Avicenna was a Persian philosopher and physician and was the first recorded person to define the difference between hypnosis and sleep.
Paracelsus was the first person to use magnets in his work. Many people claimed the healing technique of passing lodestones over the body cured their ailments.
Valentine Greatrakes (1628-1683) was an Irish faith healer who toured England and claimed to heal people simply by laying on of hands. Later he would be known as the Great Irish Stroker because he passed magnets over their bodies in order to cure them.
Johann Joseph Gassner
Johann Joseph Gassner was a Catholic priest who believed that disease was caused by evil spirits and could be removed by the use of exorcism.
Father Maximillian Hell
Father Maximillian Hell was a Jesuit and applied metal plates to the body and passed magnets over them in order to induce healing. One of his students was Mesmer.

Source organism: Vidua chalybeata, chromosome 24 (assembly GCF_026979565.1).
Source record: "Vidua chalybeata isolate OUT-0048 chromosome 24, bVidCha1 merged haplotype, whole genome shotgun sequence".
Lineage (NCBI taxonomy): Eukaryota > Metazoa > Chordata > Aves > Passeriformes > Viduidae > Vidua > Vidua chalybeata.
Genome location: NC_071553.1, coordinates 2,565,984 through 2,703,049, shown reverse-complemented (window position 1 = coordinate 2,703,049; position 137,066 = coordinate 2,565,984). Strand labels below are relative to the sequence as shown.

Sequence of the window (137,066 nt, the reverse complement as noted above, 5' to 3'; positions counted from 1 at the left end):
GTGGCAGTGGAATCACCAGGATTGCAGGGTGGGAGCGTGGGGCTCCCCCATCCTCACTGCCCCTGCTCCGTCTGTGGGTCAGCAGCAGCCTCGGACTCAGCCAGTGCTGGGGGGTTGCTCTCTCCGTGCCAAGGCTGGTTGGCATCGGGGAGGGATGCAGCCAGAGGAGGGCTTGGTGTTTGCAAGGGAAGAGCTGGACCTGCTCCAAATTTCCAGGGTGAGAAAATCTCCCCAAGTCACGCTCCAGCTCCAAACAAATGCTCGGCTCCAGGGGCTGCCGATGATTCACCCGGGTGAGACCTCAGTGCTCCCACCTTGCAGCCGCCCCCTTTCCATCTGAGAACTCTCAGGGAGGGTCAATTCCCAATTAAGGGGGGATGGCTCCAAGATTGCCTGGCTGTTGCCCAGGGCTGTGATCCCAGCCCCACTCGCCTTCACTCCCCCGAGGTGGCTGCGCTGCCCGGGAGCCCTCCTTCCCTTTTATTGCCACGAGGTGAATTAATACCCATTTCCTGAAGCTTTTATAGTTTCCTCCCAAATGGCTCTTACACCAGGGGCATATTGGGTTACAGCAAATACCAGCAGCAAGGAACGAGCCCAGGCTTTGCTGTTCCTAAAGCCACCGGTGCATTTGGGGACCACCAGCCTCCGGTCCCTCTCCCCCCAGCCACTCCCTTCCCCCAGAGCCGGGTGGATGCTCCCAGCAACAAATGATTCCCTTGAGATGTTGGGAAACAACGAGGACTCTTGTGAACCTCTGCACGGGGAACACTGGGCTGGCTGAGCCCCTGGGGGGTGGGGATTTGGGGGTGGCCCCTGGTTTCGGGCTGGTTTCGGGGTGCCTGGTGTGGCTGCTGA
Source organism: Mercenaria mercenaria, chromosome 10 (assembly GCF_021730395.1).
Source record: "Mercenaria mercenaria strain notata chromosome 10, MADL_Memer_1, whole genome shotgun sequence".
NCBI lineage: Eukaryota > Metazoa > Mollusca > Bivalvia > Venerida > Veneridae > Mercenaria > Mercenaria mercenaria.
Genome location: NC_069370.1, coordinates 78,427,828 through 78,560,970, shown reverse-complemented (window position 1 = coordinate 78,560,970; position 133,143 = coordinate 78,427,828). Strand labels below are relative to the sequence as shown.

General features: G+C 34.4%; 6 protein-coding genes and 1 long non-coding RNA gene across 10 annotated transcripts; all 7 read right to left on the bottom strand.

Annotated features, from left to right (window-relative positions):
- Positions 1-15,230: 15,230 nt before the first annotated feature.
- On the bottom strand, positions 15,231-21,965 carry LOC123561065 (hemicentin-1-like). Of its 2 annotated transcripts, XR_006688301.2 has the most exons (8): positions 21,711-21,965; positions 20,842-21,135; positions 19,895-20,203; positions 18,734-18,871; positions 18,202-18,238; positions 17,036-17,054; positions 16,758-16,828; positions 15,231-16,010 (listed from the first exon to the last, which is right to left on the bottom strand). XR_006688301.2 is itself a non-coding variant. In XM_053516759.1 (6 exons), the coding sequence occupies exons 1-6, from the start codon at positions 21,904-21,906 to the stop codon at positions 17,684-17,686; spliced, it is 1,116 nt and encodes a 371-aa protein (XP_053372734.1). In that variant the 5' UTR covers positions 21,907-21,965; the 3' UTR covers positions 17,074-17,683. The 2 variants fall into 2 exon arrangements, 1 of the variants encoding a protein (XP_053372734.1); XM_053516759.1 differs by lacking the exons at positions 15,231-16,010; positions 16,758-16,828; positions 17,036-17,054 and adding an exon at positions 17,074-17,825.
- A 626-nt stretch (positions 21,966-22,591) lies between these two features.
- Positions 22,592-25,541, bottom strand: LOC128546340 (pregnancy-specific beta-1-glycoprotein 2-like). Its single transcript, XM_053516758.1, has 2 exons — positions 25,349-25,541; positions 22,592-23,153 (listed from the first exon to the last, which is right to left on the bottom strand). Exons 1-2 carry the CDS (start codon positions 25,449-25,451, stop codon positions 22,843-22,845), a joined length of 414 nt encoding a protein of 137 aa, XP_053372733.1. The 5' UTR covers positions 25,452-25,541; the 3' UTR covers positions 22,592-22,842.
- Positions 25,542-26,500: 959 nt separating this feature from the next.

Franz Anton Mesmer
Franz Anton Mesmer was an Austrian physicist and started working with magnets around 1770. He called his findings “animal magnestism” (animus meaning to breathe) and “mesmerism”. He found that when a patient’s vein was opened up and bled for a while, passing a magnet over the vein stopped the bleeding. Later he found he could substitute the magnet with a stick with the same result.
Marquis de Puységur
Marquis de Puységur was a student of Mesmer and was the first to coin the term somnambulism. In fact he called it “artificial somnambulism” which later became known as hypnosis.